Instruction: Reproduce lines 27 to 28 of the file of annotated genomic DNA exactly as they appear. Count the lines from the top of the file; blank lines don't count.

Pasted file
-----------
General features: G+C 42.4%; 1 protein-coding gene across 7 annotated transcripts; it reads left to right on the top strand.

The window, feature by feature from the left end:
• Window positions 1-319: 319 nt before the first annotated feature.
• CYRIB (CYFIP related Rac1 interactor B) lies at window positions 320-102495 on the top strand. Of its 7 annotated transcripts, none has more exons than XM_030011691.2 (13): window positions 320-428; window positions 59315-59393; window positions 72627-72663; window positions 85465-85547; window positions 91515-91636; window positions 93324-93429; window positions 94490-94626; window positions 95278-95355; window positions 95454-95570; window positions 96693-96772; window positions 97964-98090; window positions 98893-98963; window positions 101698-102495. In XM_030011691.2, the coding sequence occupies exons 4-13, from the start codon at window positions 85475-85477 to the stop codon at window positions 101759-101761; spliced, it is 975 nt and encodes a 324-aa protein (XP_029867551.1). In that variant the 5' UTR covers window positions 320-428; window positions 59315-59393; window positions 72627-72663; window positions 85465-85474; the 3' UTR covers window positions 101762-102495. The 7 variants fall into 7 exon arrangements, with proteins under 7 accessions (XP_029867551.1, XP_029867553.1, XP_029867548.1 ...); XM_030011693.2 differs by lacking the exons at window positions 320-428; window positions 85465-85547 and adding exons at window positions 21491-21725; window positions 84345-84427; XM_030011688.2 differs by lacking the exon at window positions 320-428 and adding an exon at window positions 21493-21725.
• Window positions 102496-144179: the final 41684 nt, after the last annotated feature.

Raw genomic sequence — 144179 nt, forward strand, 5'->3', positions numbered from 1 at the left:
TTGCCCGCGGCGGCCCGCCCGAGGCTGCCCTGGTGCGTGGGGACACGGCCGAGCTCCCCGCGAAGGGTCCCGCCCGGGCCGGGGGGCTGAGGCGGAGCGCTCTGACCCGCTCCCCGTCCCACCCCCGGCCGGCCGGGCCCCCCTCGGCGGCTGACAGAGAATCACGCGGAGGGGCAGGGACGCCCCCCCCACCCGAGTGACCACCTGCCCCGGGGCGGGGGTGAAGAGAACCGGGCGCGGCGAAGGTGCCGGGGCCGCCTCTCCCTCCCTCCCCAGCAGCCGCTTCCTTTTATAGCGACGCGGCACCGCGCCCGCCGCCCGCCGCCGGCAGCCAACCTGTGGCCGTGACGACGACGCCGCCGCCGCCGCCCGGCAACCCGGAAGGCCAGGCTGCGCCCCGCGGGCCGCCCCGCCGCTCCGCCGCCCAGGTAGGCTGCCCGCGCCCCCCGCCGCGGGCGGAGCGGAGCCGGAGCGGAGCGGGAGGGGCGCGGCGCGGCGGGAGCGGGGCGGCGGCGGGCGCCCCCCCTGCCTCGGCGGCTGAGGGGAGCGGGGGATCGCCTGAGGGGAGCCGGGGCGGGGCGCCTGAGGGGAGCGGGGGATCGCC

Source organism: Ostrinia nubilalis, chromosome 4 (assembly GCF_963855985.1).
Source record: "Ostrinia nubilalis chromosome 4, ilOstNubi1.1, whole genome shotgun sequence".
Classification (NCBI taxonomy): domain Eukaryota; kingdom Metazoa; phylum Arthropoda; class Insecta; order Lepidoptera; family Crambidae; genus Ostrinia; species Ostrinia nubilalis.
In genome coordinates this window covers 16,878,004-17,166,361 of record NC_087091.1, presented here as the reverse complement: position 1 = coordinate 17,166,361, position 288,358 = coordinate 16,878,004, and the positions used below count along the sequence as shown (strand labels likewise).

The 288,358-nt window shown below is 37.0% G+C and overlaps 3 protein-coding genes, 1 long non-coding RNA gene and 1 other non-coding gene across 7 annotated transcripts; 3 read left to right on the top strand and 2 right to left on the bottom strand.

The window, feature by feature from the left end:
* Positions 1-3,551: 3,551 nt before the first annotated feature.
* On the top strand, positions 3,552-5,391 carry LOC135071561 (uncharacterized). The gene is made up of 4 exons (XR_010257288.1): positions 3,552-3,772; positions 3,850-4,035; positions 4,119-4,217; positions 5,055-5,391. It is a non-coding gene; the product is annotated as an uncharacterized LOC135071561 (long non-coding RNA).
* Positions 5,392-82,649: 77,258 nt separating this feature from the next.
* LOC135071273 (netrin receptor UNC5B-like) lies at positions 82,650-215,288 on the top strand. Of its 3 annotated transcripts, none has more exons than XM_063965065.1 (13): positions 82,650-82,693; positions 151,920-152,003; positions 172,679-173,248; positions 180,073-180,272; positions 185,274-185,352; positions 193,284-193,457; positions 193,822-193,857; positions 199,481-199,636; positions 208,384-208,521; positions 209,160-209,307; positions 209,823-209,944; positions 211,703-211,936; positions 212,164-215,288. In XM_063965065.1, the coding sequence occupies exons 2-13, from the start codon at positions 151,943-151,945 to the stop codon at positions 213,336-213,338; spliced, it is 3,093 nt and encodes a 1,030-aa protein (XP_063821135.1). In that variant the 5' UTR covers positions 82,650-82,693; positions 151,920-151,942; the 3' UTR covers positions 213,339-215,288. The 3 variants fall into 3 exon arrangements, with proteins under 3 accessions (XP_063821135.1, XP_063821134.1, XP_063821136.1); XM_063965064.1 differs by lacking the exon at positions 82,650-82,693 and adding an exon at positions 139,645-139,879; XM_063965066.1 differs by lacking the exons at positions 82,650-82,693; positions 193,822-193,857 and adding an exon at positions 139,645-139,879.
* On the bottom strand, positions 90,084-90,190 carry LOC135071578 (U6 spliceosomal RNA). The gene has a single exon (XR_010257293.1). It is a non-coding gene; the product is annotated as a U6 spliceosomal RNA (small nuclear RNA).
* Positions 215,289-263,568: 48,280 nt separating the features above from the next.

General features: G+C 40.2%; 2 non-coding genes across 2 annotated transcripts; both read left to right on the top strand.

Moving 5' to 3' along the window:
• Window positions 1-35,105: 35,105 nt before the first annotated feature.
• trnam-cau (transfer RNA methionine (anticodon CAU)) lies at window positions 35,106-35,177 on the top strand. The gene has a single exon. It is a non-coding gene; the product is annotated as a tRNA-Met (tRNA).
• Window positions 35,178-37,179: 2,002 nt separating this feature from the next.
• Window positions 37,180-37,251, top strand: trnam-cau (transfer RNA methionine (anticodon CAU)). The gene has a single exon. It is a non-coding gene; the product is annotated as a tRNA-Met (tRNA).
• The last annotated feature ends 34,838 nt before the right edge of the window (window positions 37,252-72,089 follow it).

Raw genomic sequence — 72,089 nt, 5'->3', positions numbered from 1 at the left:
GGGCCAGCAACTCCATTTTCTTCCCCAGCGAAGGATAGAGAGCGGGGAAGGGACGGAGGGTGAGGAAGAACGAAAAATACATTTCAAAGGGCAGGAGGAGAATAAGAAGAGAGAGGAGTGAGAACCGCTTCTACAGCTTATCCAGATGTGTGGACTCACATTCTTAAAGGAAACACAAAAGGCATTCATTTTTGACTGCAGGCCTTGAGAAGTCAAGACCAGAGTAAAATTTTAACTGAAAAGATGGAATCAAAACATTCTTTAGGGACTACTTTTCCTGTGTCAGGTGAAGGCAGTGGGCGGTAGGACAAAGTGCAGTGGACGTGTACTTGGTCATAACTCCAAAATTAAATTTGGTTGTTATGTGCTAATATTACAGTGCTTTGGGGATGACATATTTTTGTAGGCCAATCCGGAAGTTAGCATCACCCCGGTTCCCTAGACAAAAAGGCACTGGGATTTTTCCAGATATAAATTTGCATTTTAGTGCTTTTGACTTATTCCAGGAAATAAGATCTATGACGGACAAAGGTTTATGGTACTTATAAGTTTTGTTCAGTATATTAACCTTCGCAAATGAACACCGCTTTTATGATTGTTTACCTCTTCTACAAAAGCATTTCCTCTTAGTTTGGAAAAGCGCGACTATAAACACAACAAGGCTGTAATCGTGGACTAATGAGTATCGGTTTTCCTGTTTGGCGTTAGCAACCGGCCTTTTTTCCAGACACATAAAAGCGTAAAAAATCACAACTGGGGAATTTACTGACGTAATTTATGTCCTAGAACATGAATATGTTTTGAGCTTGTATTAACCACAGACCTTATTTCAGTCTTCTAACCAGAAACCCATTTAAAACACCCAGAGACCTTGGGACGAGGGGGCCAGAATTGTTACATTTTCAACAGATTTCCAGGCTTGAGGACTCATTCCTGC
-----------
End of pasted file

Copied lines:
Raw genomic sequence — 72,089 nt, 5'->3', positions numbered from 1 at the left:
GGGCCAGCAACTCCATTTTCTTCCCCAGCGAAGGATAGAGAGCGGGGAAGGGACGGAGGGTGAGGAAGAACGAAAAATACATTTCAAAGGGCAGGAGGAGAATAAGAAGAGAGAGGAGTGAGAACCGCTTCTACAGCTTATCCAGATGTGTGGACTCACATTCTTAAAGGAAACACAAAAGGCATTCATTTTTGACTGCAGGCCTTGAGAAGTCAAGACCAGAGTAAAATTTTAACTGAAAAGATGGAATCAAAACATTCTTTAGGGACTACTTTTCCTGTGTCAGGTGAAGGCAGTGGGCGGTAGGACAAAGTGCAGTGGACGTGTACTTGGTCATAACTCCAAAATTAAATTTGGTTGTTATGTGCTAATATTACAGTGCTTTGGGGATGACATATTTTTGTAGGCCAATCCGGAAGTTAGCATCACCCCGGTTCCCTAGACAAAAAGGCACTGGGATTTTTCCAGATATAAATTTGCATTTTAGTGCTTTTGACTTATTCCAGGAAATAAGATCTATGACGGACAAAGGTTTATGGTACTTATAAGTTTTGTTCAGTATATTAACCTTCGCAAATGAACACCGCTTTTATGATTGTTTACCTCTTCTACAAAAGCATTTCCTCTTAGTTTGGAAAAGCGCGACTATAAACACAACAAGGCTGTAATCGTGGACTAATGAGTATCGGTTTTCCTGTTTGGCGTTAGCAACCGGCCTTTTTTCCAGACACATAAAAGCGTAAAAAATCACAACTGGGGAATTTACTGACGTAATTTATGTCCTAGAACATGAATATGTTTTGAGCTTGTATTAACCACAGACCTTATTTCAGTCTTCTAACCAGAAACCCATTTAAAACACCCAGAGACCTTGGGACGAGGGGGCCAGAATTGTTACATTTTCAACAGATTTCCAGGCTTGAGGACTCATTCCTGC